ANALYSIS: Although there was no balloon drop on the closing night of the Democratic National Convention, there is likely to be a real sense of deflation among Democrats this morning.
The latest monthly jobs report came in below economist's expectations.
American employers added 96,000 jobs in August, the Labor Department reported Friday, and the unemployment rate fell to 8.1 percent, according to the ABC News Business Unit. But the economy slogged along for the 43nd month in a row with joblessness above 8 percent and economists had expected an addition of 125,000 jobs.
President Obama knew about these disappointing numbers before he took the stage in Charlotte last night and remember the message he sought to convey:
"I won't pretend the path I'm offering is quick or easy. I never have. You didn't elect me to tell you what you wanted to hear. You elected me to tell you the truth," Obama told a cheering crowd at the Time Warner Center in Charlotte. "And the truth is, it will take more than a few years for us to solve challenges that have built up over decades. It will require common effort, shared responsibility, and the kind of bold, persistent experimentation that Franklin Roosevelt pursued during the only crisis worse than this one."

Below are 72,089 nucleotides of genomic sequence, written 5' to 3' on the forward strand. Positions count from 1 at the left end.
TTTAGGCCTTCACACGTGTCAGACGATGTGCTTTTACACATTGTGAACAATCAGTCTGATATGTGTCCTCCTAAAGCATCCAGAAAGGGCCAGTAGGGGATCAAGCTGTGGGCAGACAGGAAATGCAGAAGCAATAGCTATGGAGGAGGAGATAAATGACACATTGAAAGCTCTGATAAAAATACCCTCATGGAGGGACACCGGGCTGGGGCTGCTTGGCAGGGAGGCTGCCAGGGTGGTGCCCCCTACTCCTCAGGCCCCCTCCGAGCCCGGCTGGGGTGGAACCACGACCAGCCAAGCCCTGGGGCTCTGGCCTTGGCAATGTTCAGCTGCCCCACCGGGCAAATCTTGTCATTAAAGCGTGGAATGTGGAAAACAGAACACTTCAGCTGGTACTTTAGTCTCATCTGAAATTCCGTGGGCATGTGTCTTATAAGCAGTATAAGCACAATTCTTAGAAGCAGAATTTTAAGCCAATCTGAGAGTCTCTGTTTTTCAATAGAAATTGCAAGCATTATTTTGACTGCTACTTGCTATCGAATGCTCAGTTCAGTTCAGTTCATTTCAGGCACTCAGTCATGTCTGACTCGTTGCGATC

Forget all the talk about the president's speech -- or anyone else's -- this week in Charlotte setting the course for the final 60 days of the campaign. It's all about the economy, as it has been from the beginning. As ABC's Mary Bruce notes President Obama will likely respond to the latest jobs data this afternoon when he hits the campaign trail in New Hampshire and Iowa. For the first time this year, the president will be joined on the trail by his wife, the vice president and Dr. Biden.
Obama holds rallies in Portsmouth, N.H. this afternoon and Iowa City, Iowa, tonight before heading to Florida.
We also expect Mitt Romney to weigh in on the numbers when he arrives in Iowa for a campaign event later today. Romney will be following the opposite path of Obama across the country, heading from the Hawkeye State to New Hampshire by this evening.
Romney already blasted out a statement summing up his campaign's message: "If last night was the party, this morning is the hangover. For every net new job created, nearly four Americans gave up looking for work entirely."
And Republican National Committee Chairman Reince Priebus previewed the GOP response to today's report in a statement this morning:
"Just hours after President Obama asked America for a second term, we received a clear reminder that he has yet to keep his number one promise to fix the economy," Priebus said. "The indisputable message of today's job report: We're not creating jobs fast enough, and we're certainly not better off than we were four years ago. Time is up Mr. President.